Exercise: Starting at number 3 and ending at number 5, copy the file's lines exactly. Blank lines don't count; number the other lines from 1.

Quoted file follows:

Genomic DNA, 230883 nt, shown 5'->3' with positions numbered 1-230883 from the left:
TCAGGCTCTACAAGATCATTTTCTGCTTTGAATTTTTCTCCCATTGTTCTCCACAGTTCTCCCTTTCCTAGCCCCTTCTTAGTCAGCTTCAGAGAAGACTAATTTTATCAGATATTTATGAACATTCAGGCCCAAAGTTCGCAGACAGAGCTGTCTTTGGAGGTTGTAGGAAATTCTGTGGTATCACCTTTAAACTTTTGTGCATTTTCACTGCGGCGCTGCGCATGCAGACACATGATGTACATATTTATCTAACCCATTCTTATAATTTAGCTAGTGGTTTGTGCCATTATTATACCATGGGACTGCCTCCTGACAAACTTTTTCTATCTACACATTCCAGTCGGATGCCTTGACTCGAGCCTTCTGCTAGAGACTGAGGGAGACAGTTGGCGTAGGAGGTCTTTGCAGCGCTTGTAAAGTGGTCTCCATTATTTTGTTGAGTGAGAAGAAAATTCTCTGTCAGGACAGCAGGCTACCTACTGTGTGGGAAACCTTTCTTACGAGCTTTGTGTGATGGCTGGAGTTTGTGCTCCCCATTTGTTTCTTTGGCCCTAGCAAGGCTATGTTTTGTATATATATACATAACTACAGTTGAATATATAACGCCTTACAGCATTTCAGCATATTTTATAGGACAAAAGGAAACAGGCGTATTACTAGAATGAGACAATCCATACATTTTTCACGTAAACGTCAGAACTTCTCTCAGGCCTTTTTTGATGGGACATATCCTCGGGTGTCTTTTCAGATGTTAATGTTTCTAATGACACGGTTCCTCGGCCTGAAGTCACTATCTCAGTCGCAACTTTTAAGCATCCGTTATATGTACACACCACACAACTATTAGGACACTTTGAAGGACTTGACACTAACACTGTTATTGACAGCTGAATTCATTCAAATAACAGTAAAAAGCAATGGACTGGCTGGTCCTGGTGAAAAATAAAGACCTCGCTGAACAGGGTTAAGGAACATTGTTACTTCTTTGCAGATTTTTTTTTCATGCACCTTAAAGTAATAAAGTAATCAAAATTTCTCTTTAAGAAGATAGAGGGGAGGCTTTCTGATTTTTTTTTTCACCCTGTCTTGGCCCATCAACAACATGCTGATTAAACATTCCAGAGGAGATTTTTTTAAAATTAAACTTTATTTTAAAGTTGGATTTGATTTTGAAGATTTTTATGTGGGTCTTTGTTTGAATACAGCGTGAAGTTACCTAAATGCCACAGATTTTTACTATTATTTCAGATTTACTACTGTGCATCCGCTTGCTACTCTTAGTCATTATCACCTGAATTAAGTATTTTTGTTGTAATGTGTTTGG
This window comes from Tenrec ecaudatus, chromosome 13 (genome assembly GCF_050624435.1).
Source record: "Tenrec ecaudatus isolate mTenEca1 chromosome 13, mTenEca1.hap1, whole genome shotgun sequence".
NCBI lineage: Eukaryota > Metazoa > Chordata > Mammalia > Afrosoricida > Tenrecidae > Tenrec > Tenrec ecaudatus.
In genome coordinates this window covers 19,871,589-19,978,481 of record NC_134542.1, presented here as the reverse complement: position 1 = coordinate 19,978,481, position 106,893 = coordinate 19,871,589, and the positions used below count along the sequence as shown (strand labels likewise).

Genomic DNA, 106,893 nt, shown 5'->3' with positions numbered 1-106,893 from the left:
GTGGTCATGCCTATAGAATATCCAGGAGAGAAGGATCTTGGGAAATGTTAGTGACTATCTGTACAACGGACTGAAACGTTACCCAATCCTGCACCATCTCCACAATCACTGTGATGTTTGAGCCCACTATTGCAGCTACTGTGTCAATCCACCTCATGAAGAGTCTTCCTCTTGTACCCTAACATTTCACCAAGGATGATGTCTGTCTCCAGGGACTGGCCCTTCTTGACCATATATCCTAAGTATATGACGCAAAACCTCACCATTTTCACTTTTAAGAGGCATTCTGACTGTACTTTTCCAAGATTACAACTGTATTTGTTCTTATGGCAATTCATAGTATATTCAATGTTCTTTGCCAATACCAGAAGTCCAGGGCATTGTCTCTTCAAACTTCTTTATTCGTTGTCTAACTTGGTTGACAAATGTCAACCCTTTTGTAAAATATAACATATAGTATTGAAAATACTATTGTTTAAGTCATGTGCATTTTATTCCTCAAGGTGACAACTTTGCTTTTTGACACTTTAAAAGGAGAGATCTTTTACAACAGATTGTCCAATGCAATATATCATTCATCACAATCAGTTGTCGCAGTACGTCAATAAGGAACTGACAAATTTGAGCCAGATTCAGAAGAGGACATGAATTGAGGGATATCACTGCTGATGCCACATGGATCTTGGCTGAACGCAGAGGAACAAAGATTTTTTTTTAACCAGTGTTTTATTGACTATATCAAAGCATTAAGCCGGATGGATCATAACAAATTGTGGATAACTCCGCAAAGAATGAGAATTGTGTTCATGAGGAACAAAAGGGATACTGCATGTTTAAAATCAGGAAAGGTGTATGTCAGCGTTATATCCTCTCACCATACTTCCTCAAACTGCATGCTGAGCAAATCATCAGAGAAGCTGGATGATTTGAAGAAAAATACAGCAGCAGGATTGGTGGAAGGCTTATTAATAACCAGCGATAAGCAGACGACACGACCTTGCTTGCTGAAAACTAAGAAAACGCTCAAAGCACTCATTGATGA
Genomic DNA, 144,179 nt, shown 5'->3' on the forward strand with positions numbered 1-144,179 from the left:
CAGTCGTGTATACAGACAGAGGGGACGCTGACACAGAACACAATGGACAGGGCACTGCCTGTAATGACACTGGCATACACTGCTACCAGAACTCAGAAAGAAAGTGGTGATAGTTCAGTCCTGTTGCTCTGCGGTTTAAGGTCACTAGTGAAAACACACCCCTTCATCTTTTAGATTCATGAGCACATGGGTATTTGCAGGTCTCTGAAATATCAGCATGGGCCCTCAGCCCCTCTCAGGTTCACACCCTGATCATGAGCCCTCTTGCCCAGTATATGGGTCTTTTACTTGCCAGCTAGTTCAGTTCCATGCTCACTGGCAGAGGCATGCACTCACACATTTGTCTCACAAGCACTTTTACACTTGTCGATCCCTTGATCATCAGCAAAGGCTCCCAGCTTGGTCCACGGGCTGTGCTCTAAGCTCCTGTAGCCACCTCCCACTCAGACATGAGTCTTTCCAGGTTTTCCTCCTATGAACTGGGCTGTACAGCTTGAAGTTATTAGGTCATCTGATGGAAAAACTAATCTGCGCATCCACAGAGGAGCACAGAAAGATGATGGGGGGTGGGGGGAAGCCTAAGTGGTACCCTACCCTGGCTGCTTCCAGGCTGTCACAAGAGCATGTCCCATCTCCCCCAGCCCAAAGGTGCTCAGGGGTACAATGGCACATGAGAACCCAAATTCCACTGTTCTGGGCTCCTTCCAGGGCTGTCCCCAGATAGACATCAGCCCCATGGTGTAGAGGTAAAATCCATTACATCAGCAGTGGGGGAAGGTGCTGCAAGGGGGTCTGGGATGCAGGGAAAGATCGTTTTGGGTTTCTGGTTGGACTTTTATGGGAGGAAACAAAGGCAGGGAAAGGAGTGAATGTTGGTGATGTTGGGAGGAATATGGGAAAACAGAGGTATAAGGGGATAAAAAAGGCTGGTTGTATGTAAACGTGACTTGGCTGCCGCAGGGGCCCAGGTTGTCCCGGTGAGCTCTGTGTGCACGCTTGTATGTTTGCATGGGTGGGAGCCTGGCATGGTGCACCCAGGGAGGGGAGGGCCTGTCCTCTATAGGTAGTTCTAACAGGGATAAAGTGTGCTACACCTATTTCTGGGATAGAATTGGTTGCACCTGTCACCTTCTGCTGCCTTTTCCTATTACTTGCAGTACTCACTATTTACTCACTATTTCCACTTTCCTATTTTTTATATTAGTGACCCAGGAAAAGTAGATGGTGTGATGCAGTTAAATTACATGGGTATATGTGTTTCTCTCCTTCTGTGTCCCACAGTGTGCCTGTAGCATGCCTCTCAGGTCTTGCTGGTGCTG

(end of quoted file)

This window comes from Tenrec ecaudatus, chromosome 13 (genome assembly GCF_050624435.1).
Source record: "Tenrec ecaudatus isolate mTenEca1 chromosome 13, mTenEca1.hap1, whole genome shotgun sequence".
NCBI lineage: Eukaryota > Metazoa > Chordata > Mammalia > Afrosoricida > Tenrecidae > Tenrec > Tenrec ecaudatus.